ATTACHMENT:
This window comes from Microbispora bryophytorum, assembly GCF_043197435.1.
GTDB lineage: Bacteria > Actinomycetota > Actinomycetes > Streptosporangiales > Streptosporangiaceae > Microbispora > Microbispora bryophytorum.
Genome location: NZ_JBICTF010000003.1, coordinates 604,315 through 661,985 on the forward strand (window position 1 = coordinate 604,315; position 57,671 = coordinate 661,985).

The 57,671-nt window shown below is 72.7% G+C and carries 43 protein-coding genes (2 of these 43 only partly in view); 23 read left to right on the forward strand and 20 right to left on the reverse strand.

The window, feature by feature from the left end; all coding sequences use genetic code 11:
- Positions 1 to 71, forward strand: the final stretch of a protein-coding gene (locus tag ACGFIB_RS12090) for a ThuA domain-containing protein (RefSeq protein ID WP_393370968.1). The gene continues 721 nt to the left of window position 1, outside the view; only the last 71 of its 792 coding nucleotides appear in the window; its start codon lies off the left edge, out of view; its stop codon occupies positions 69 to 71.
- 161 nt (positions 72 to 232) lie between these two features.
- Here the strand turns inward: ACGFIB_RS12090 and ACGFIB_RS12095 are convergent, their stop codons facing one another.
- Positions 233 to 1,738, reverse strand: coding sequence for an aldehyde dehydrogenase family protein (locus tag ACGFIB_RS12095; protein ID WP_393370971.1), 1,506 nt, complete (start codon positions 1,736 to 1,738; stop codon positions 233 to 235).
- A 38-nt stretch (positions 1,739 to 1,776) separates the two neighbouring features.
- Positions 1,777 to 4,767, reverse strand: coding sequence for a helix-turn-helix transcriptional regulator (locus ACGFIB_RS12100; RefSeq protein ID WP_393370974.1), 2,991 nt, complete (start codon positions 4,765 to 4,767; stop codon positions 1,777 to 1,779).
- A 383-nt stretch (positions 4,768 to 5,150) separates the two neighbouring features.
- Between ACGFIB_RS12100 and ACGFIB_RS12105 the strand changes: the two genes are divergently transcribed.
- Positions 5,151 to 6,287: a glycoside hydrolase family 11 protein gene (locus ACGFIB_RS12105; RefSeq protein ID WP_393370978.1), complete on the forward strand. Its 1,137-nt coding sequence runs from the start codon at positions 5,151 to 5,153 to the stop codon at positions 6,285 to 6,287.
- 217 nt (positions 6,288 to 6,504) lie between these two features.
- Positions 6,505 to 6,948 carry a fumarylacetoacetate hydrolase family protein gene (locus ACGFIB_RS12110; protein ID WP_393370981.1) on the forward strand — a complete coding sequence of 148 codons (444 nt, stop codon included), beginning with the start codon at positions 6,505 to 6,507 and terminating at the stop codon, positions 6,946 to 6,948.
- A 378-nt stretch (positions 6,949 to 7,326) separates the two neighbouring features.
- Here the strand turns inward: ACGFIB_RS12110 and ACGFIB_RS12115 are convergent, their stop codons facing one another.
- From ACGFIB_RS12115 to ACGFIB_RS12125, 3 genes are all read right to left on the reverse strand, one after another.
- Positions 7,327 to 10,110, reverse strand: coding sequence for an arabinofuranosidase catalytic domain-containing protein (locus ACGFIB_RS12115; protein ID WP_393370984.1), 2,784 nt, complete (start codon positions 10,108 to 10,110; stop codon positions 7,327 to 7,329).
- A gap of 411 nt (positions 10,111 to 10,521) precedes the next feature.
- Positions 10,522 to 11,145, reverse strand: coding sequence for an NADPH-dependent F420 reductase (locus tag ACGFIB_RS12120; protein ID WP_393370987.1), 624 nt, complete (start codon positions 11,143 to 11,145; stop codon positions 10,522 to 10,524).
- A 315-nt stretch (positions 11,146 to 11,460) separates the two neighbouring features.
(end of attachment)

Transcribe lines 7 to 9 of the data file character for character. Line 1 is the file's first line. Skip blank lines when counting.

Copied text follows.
- 161 nt (positions 72 to 232) lie between these two features.
- Here the strand turns inward: ACGFIB_RS12090 and ACGFIB_RS12095 are convergent, their stop codons facing one another.
- Positions 233 to 1,738, reverse strand: coding sequence for an aldehyde dehydrogenase family protein (locus tag ACGFIB_RS12095; protein ID WP_393370971.1), 1,506 nt, complete (start codon positions 1,736 to 1,738; stop codon positions 233 to 235).